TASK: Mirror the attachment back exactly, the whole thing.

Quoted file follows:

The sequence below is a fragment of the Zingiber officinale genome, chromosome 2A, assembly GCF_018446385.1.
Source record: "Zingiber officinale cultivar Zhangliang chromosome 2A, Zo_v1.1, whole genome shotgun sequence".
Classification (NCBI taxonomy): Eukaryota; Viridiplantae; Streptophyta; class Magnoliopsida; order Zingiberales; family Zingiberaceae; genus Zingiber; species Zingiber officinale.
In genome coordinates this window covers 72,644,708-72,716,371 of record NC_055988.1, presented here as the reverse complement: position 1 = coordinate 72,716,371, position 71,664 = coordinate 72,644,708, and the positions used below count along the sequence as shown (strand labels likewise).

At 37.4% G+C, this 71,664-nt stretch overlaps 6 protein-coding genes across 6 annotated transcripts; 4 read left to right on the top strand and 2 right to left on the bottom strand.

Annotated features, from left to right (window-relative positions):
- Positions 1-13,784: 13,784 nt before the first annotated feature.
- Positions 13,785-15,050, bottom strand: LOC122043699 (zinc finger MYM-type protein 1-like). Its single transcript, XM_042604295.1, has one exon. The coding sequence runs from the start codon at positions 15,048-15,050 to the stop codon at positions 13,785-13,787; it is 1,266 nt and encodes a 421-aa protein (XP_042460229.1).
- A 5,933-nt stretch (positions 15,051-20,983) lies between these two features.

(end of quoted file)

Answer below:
The sequence below is a fragment of the Zingiber officinale genome, chromosome 2A, assembly GCF_018446385.1.
Source record: "Zingiber officinale cultivar Zhangliang chromosome 2A, Zo_v1.1, whole genome shotgun sequence".
Classification (NCBI taxonomy): Eukaryota; Viridiplantae; Streptophyta; class Magnoliopsida; order Zingiberales; family Zingiberaceae; genus Zingiber; species Zingiber officinale.
In genome coordinates this window covers 72,644,708-72,716,371 of record NC_055988.1, presented here as the reverse complement: position 1 = coordinate 72,716,371, position 71,664 = coordinate 72,644,708, and the positions used below count along the sequence as shown (strand labels likewise).

At 37.4% G+C, this 71,664-nt stretch overlaps 6 protein-coding genes across 6 annotated transcripts; 4 read left to right on the top strand and 2 right to left on the bottom strand.

Annotated features, from left to right (window-relative positions):
- Positions 1-13,784: 13,784 nt before the first annotated feature.
- Positions 13,785-15,050, bottom strand: LOC122043699 (zinc finger MYM-type protein 1-like). Its single transcript, XM_042604295.1, has one exon. The coding sequence runs from the start codon at positions 15,048-15,050 to the stop codon at positions 13,785-13,787; it is 1,266 nt and encodes a 421-aa protein (XP_042460229.1).
- A 5,933-nt stretch (positions 15,051-20,983) lies between these two features.